Learning to manage your money will not only allow you to complete your studies owing the least amount possible, it will also help set you up for the future.
It is a reality for many students that despite the student loan and allowance, there may not be much left – if any – after paying your bills. It is important that you identify your costs up front and make a plan to cover any shortfall. This may be through savings, support from family, or a part-time job.
Set a realistic budget
Budgets that are too tight are difficult to stick to. All it takes is one unexpected cost and your budget is blown. Here are a few tips:
- Be realistic on variable costs such as power, food, transport and entertainment
- If your budget is too tight, you are unlikely to be able to stick with it
- Identify as many of your outgoing expenses as you can
- Some one-off costs can be large and it may be better to put away a small amount each week than try to find a large amount at once
- Take advantage of the discounts offered by companies for paying accounts on time, and make sure your flat accounts don’t fall behind
- Take out your spending money in cash each week instead of EFTPOS – it’s easier to keep track
- Check your bank account regularly
- Create a shopping list before going grocery shopping
The StudyLink website has a Cost of Living calculator to ‘reality check’ your budget.
You can also work through Sussed! StudyLink Reality Check.
The OUSA Student Support Centre can help with budgeting advice, and financial advice and education.
Making your bank account work for you
Many banks offer special packages for students. See the websites below for details and to compare.
- ASB and ASB for International students
- ANZ and ANZ for International students
- The Cooperative Bank
- Westpac and Westpac for International students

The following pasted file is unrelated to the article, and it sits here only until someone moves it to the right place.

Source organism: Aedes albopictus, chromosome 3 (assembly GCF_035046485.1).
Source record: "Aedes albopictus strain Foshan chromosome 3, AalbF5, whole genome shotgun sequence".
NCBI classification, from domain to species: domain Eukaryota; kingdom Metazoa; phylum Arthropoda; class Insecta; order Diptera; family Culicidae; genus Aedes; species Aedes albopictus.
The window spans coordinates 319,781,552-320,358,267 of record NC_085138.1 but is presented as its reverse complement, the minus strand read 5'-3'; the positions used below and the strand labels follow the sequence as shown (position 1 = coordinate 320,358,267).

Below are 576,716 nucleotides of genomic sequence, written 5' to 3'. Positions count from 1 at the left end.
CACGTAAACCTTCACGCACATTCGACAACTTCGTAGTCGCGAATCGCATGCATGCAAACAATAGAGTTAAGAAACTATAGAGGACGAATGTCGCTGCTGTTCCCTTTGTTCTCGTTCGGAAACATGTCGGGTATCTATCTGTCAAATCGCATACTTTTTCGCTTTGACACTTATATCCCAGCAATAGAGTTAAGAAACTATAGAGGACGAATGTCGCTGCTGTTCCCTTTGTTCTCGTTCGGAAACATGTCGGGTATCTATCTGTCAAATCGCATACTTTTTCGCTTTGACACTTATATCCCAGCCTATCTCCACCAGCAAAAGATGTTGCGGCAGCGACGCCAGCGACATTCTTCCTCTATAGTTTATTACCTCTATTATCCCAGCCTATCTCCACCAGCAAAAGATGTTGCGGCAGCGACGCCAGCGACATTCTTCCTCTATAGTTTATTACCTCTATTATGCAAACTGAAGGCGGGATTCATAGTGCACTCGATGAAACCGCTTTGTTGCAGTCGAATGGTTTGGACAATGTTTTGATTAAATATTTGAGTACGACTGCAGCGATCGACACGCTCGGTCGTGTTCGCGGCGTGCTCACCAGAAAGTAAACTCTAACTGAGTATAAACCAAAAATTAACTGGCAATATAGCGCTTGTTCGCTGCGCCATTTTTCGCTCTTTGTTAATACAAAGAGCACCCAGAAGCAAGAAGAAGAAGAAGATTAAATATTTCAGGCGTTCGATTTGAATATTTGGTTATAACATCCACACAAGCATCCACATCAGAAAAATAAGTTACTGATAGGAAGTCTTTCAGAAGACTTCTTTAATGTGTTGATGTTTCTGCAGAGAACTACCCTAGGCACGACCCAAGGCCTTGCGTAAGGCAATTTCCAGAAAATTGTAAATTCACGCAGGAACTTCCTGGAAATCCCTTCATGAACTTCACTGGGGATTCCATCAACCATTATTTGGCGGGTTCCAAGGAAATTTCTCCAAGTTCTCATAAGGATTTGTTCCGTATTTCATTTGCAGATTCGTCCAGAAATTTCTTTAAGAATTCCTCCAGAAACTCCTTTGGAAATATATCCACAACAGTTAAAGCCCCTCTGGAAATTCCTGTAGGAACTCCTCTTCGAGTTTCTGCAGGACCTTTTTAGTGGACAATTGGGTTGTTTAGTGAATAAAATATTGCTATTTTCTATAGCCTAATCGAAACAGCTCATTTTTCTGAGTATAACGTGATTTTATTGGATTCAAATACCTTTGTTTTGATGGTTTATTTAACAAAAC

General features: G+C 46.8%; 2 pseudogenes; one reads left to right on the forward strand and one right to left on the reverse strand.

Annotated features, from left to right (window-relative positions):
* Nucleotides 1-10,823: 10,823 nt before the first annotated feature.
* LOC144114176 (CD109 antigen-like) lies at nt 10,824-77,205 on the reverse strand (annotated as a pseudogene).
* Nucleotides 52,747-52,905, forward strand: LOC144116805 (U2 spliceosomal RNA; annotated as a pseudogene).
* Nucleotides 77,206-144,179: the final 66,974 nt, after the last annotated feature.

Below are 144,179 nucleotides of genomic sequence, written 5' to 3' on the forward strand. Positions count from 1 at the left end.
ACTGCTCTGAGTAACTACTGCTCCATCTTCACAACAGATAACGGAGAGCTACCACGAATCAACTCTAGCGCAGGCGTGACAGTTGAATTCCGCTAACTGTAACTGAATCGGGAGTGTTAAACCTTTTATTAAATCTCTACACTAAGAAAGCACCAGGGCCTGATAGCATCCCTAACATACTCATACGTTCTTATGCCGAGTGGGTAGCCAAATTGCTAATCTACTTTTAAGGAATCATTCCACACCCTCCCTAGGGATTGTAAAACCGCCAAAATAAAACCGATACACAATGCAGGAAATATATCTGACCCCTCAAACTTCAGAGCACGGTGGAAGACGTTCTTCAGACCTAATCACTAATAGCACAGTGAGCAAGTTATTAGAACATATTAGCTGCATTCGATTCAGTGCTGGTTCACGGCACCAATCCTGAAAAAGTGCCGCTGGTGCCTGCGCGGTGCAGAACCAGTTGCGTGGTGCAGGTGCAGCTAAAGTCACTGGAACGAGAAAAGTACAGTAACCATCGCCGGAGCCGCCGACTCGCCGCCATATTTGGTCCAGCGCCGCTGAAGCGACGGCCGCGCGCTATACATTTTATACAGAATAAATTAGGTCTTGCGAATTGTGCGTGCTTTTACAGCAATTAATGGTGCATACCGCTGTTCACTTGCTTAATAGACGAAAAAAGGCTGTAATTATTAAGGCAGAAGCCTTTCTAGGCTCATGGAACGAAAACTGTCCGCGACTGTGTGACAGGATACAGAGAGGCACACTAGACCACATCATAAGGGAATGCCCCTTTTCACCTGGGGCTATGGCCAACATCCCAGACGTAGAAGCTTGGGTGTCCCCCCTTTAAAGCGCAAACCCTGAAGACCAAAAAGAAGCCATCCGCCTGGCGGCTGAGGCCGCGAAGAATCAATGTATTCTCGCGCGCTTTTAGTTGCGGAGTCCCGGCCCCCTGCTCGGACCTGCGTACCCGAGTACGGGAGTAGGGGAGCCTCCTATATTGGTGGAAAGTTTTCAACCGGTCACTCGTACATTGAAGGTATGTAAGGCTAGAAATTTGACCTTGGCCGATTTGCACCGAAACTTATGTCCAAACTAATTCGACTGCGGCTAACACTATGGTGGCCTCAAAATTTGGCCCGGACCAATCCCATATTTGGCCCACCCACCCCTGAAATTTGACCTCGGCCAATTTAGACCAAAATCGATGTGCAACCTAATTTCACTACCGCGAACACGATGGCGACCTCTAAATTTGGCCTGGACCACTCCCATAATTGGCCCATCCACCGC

Getting a part-time job
Once you've settled into your studies and have a handle on the workload you may decide to look for a part-time job.
Getting a part-time job is a great way to help fund your studies. Try sites like:
With the number of students in Dunedin, you may be up against many others for a limited number of jobs. When applying for a position make sure:
- your CV is up-to-date
- that the spelling and grammar are correct in both your CV and covering letter – get someone else to check it if you aren’t sure
- you are presentable and dressed appropriately for the position and company – as a general rule, it is better to be overdressed than underdressed
- you know beforehand where the location of your interview is
- arrive a few minutes early for the interview
- to do some research on the company beforehand
- you think about what questions they might ask and how you would answer them
It is important to note that there is a limit on how much you can earn before it starts affecting your StudyLink student allowance.
See the StudyLink website for more information.
Community Services Card (CSC)
Many students will be eligible for the Community Services Card. It can help you with the costs of healthcare, as well as paying less on some health services and prescriptions.
See the Work and Income website for details and how to apply.
Buying and selling your textbooks
It is often possible to purchase secondhand textbooks and also sell your textbooks at the end of the year.